Colorado Animal Rescue is a dangerous place, but only if you love cats and dogs. Visit the facility and you might come out with a new best friend.
Right now, 28 dogs and 80 cats live at CARE, a bright, airy, two-story building across County Road 114 from Colorado Mountain College's Spring Valley Campus. All of them are ready for adoption, and each one has a story.
Many were lost or strays. Others have been given up by their owners.
"Sometimes the animals come here because people are going through a divorce or their kids have allergies," explained Leslie Rockey, CARE director. "Or maybe they've lost their home or their job and they just don't have the money to keep an animal."
CARE has not necessarily taken in more animals since the recession hit in 2008, said Rockey, but more are coming in from people who are strapped.
Some animals have behavioral issues. Take Tamari (and CARE would love it if you did), a people-friendly pit-bull mix who has lived at CARE for about a year. She was a trade from the Longmont Humane Society, said Andrea Trombley, administrative assistant.
"Sometimes shelters trade animals if they've been in one shelter for awhile," she explained. "It gives them a chance for adoption someplace else."
Trombley doesn't know why Tamari ended up at the Longmont shelter and is mystified about why the dog is still at CARE. "Tamari is not a dog-park dog, but she's always really happy," she said.
Zoe, a brindle-colored, boxer-mastiff mix, is a divorce casualty. She has a sweet disposition but is a bit dominant with other dogs.
Uncle Fester, a 7-year-old lab mix who was found last month in front of City Market in Glenwood Springs, has separation anxiety.
"He needs to be with someone who is at home all day," Rockey explained.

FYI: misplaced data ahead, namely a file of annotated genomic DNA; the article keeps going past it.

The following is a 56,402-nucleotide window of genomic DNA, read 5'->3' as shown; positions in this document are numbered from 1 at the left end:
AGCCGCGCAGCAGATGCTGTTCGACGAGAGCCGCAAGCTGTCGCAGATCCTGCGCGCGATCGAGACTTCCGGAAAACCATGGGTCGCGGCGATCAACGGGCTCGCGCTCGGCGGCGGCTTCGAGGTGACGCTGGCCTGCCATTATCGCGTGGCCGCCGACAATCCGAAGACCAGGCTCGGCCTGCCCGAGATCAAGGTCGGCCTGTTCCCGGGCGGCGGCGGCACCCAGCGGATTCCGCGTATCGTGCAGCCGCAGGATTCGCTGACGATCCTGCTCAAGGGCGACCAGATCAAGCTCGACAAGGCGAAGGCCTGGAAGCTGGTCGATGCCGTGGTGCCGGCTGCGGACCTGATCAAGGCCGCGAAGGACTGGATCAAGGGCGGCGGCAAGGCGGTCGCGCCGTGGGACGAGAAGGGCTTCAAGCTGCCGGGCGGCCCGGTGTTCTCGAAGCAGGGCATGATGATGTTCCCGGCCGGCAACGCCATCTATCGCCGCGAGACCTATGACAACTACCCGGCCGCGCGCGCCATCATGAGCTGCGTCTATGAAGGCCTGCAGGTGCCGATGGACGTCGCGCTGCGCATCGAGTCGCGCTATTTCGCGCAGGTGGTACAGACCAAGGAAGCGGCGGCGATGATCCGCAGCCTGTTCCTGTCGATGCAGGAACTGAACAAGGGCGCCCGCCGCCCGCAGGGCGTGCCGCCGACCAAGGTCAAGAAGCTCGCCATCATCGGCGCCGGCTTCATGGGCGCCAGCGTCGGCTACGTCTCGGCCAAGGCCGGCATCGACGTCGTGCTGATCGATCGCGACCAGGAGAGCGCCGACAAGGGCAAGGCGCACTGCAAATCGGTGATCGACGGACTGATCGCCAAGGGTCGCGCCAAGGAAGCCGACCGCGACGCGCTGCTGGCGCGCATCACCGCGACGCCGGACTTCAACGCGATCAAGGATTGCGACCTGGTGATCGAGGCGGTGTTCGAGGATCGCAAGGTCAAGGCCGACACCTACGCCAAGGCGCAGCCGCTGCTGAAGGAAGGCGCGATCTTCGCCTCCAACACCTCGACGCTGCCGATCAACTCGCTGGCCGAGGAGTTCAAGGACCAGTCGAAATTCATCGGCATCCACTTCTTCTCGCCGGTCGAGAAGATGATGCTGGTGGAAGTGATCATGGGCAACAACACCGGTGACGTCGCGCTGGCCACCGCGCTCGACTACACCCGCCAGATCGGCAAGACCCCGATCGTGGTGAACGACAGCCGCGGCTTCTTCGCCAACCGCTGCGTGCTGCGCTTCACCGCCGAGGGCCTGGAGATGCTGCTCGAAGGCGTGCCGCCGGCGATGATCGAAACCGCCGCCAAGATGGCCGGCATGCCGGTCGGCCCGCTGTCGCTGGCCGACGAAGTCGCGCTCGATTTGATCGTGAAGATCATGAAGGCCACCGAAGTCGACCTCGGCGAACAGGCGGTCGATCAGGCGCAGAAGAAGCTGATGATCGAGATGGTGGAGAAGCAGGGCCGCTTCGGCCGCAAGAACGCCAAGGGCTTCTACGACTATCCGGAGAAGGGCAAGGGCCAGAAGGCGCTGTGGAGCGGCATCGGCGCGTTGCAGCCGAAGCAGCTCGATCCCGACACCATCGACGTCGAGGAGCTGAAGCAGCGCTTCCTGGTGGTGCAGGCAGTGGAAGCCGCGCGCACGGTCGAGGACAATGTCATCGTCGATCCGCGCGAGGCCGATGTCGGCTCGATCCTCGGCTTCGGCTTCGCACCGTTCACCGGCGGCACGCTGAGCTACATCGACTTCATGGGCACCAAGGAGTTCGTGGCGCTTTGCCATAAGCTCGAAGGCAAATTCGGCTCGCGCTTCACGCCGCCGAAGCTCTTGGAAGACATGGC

Thomasina, an older, black and white "tuxedo" cat, returned to the shelter after her owner died and has been waiting for a home since March.
CARE has taken in goldfish, three of which reside swimmingly in a small aquarium on the front desk, goats, guinea pigs, ferrets, rabbits, and two pigs, including a pink piglet (think Babe), who fell from a truck and was hit by a car. CARE staff nursed him back to health and packed him off to Pigasus, a pig sanctuary in Mack.
"I was dedicated that he was not going to be bacon," said Rockey, who has been with CARE for 12 years.
Preventing animal homelessness
CARE's main mission is to provide safety and care for homeless animals and to educate pet owners. But Rockey's goal is to do what she can to prevent animal homelessness.
"We have a trainer who will come to your house to help with behavioral issues," she said. And, if you have to fix the animal to fix the problem, CARE will provide free spay and neuter services.
Rockey likes to think of CARE as an animal welfare center for the community. The staff provides spay, neuter, and microchip services, and training classes. Volunteers take care of animals on-site or foster animals at home.
Kids can also have birthday parties at CARE, complete with animals to play with and learn about. Rockey said it's critical for children to learn how to interact with companion animals.
"Some kids don't know that pulling the dog's ear is not a good thing or that your 8-year-old dog might not want to be ridden like a horse, because she's got arthritis," she explained. The parties teach kids how to handle animals safely and appropriately.
Students from Colorado Mountain College's Vet Tech Program also work with CARE animals, performing spay and neuter surgery, x-rays, blood testing, and more.
"They have different [experiential courses] throughout the year," explained Rockey. Results of student tests help CARE meet the animals' needs, which leads to better placements.
Rockey teaches classes for CMC's Shelter Management Certificate Program, in which students learn everything about running an animal shelter. Students also come over just to hang out.
"Some of them are far away from home and miss their own pets," said Rockey. "Our animals give them a little comfort."
CARE is always looking for donations of time, money, and supplies, as well as loving, permanent homes for their cats and dogs (and those three goldfish).
If you want a cat, now is the time to come up and choose one. Until Sunday, Nov. 18, any cat over nine months old can be yours for $9. All animals have been spayed or neutered and have their shots.
But be careful. The animals, with their wagging tails, soft eyes, and gentle purrs, are tempting. A reporter signed up to be a foster parent and will take Thomasina home this week.